The Infrastructure Deal Is Not Not a Climate Bill

Here are five ways of looking at the Senate’s bipartisan proposal.

A pair of railroad tracks extend into the sunset
George Rose / Getty

Last week, Senate negotiators released the text of the $1.2 trillion bipartisan infrastructure deal. For the first time since the deal was announced in June, we can actually see what’s in it.

On its face, this isn’t a climate bill. It invests significantly in a federal road and highway system that encourages fossil-fuel-based travel in private cars and trucks. It also just does too little, making significant investments that will be transformative only if (1) Democrats pass a more aggressive bill through reconciliation and (2) private companies play along.

Still, it’s a big deal, and I think this could be what the future of climate legislation looks like.

Journalists like to tell a familiar story about how, from the days of Hamilton to Eisenhower, the federal government nurtured infant industries and harmonized large internal markets. Then, in the 1980s, it backed off this set of tools, now dubbed “industrial policy.”

But the United States did stay involved with the development of personal computing and the internet, and in other industries in plenty of subtler ways. One of those is the Farm Bill, the $800 billion-ish package that Congress rouses itself to renew every five years. The bill is a mess: a mix of subsidies, loan guarantees, welfare programs, and incentives that push the American agricultural system in different directions at the same time. But it gets through, with Congress sometimes making it reflect Democratic priorities and sometimes Republican ones. Lately I’ve started to wonder: Isn’t that what U.S. climate legislation could look like? No big monumental bill, just a slow, iterative process that alters and supports the energy system over time? I think it could be. And I think this bill could wind up being a model.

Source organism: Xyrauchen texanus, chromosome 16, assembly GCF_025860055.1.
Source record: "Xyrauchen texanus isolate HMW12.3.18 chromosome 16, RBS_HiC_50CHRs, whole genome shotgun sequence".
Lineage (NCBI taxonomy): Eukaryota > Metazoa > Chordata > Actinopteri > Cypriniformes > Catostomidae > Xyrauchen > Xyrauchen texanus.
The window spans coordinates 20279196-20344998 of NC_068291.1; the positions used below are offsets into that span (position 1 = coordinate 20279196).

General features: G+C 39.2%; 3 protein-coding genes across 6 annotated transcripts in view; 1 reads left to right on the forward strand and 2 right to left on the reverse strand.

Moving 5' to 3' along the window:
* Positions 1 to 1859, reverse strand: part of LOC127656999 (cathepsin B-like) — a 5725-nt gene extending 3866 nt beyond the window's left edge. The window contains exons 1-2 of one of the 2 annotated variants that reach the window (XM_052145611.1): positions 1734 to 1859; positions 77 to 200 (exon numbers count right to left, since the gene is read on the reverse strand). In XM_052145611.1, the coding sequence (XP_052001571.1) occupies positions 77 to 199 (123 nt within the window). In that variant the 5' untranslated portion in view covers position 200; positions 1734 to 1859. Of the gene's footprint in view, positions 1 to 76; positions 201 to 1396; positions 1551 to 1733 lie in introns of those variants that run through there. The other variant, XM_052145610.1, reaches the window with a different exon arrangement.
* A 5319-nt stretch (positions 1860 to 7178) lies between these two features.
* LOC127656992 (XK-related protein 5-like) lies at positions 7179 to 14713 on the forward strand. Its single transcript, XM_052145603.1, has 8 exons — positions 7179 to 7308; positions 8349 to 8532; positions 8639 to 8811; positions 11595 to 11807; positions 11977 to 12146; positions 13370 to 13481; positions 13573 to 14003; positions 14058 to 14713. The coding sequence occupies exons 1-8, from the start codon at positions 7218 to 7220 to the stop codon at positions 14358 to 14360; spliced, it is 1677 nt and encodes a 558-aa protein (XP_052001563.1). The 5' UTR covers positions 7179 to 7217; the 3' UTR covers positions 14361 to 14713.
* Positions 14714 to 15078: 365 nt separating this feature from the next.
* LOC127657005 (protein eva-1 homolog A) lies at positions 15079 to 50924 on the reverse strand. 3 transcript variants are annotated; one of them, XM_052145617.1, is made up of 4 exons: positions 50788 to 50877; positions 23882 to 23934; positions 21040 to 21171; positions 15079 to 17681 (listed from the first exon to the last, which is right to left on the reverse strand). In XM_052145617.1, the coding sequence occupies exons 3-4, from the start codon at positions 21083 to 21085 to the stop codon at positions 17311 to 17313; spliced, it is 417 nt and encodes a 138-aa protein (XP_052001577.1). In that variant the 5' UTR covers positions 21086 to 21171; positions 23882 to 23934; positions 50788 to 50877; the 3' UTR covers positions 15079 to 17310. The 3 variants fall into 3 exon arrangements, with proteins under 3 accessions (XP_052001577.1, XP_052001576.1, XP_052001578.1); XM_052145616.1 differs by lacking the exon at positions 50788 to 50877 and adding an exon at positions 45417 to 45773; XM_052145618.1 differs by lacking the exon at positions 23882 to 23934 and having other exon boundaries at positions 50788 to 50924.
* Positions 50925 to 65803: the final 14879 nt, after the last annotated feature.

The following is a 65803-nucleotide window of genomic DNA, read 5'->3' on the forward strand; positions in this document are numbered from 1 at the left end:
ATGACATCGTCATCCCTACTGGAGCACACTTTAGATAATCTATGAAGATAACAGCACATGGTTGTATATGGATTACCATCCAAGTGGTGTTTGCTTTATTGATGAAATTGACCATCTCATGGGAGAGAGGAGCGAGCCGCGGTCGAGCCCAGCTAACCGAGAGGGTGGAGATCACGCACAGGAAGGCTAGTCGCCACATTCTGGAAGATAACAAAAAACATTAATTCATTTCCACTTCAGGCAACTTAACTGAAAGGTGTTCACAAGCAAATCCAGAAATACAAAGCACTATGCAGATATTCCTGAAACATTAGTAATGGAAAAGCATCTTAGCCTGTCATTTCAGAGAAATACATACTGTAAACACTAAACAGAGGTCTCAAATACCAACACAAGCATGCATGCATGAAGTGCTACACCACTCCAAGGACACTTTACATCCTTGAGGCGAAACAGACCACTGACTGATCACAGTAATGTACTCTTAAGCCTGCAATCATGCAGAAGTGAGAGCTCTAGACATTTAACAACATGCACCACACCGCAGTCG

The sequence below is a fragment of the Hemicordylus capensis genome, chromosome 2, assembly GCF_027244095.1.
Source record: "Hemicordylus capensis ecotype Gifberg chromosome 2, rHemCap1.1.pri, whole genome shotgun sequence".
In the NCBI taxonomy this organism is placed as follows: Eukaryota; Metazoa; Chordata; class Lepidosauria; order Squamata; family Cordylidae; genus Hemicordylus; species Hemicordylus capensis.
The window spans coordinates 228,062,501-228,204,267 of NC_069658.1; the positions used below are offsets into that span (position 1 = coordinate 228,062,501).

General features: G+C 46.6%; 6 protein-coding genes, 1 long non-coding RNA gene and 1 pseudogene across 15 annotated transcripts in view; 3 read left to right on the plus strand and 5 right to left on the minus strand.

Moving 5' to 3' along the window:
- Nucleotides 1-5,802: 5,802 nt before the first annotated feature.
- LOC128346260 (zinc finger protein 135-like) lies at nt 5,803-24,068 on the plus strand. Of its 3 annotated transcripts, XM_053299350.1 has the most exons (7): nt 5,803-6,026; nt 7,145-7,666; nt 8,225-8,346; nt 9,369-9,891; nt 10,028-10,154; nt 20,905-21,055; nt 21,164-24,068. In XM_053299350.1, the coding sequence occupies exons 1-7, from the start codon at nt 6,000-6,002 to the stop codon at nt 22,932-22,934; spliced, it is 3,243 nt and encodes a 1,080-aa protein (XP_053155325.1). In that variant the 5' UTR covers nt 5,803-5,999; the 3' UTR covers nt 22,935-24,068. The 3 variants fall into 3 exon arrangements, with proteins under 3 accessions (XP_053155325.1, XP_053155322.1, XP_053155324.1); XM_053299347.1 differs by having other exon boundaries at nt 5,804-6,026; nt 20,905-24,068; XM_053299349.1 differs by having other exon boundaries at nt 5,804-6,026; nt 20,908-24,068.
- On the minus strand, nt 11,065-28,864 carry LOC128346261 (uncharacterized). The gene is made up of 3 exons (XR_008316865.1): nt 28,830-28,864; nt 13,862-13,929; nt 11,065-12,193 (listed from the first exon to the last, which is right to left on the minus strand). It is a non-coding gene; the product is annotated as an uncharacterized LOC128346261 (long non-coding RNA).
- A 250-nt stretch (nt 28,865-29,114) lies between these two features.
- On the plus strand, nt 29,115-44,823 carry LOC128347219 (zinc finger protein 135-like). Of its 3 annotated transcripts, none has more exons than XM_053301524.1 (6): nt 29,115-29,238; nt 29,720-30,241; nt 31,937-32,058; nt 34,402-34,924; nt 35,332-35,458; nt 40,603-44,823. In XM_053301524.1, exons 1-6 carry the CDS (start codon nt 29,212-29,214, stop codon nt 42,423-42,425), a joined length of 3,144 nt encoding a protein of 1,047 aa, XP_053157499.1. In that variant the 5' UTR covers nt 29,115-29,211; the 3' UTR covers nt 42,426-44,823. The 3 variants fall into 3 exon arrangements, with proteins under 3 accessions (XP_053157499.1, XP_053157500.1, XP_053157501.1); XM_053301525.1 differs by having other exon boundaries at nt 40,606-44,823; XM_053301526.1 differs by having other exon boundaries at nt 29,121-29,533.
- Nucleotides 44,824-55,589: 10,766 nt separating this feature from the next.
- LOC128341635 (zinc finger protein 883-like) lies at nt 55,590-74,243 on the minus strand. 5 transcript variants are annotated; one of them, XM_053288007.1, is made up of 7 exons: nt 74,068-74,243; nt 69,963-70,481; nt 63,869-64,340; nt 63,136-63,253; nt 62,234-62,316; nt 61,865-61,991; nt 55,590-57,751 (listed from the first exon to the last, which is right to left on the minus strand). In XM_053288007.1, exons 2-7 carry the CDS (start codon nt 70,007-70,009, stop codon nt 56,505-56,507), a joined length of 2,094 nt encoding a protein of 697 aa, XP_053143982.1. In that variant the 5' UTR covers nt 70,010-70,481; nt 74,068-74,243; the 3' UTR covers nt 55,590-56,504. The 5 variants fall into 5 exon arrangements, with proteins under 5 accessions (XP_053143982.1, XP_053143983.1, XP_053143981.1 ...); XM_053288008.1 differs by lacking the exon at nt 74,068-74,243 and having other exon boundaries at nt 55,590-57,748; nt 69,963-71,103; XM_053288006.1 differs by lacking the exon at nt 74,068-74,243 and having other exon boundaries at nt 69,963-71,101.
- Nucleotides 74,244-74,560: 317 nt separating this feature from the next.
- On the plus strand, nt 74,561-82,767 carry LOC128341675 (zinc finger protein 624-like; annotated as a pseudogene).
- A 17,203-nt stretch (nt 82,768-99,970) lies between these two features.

So what does the deal change? The think tank Third Way has a good rundown of every climate- or clean-energy-related provision in the bill. What I want to offer here are some broader observations about what it means for U.S. climate policy:

The Biden administration wants to deploy low-carbon technology. I’ve written before about how the American government focuses too much on conducting basic research and too little on deploying and commercializing new technology. This bill may signal a shift in that approach. It authorizes $3.5 billion for four “regional hubs” focused on developing and commercializing technology that directly removes carbon from the air. It also devotes $8 billion to four hubs focused on zero-carbon hydrogen. (Hydrogen could be an essential part of making steel without emitting carbon pollution.)

President Joe Biden had initially requested 15 new hydrogen demonstration projects. But the bill bestows this small number of projects with bipartisan imprimatur, which may give investors more confidence to fund the space for the long term.

Some outcomes may depend on a second Biden term. The bill appropriates $5 billion to build electric-vehicle charging stations nationwide. But it grants another $2.5 billion to a looser program that could fund electric chargers or propane, hydrogen, or natural-gas fueling stations. Both pots of money expire in 2026.

I suspect that the Biden administration would prefer for nearly all of that money to go to EV charging, because even $7.5 billion likely isn’t enough to build Biden’s hoped-for 500,000 electric chargers. The White House seems to be wagering that it can either spend most of that money by 2025 or that it can win the 2024 election.